More than a quarter of the National Electricity Market’s (NEM) energy came from renewables in August, exceeding the record set in July.
The National Energy and Emissions Audit, published by The Australia Institute, said that the share of electricity supplied by renewables in August rose to 25.6%; this includes rooftop solar input. This rise is part of a trend that’s been going for several years.
The rise is expected to continue, too, as the Energy Security Board estimates that by the end of 2020, the NEM’s wind-generated supply will be 41% higher than now. Solar will do even better in this period, trebling its current capacity.
Wholesale prices will fall
The rush of renewables coming onto the grid will force down wholesale energy prices. This flies in the face of conservative MPs’ claims that renewables were causing the steep price rises that Australia has seen in recent years.
The Australia Institute’s predictions of falling wholesale energy prices echoes another recent report – that of Green Energy Markets. This report says that the 7,200MW of large-scale renewable energy supply that’s come online since the closure of several coal plants in 2016 will halve wholesale prices by 2022.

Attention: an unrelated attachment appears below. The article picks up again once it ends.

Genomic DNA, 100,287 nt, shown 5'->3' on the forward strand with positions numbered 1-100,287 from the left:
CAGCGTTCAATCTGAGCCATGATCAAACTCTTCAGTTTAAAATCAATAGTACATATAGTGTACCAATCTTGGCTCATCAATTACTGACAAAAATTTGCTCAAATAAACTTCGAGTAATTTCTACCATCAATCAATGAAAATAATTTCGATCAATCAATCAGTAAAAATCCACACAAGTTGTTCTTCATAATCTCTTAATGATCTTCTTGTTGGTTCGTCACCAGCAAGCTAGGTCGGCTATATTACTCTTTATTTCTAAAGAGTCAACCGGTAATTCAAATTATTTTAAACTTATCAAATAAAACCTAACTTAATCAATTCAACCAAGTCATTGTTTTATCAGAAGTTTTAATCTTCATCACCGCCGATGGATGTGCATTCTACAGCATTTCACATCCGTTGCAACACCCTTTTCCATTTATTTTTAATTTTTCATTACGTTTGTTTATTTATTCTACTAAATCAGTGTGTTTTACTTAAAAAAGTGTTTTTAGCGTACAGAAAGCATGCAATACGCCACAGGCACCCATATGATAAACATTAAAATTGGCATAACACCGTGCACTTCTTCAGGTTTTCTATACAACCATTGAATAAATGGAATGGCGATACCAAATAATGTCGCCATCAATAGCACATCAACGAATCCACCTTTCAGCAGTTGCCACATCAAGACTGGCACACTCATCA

The numbers stack up
The Green Energy Market report seems to back up these claims because it shows that the states with the highest amount of clean energy production – South Australia and Victoria – have the lowest wholesale energy prices.
South Australia is leading the way here, as it got 58% of its power from renewables, including from rooftop solar installations. Its wholesale energy prices were the lowest in the country, at $72 per MWh. Victoria was next at $79 per MWh, followed by Queensland at $82 per KWh and New South Wales at $93 per KWh.
According to the report, spot wholesale prices in South Australia were at or below the prices in the other states on the mainland throughout most of July and August. Coincidence? Almost certainly not!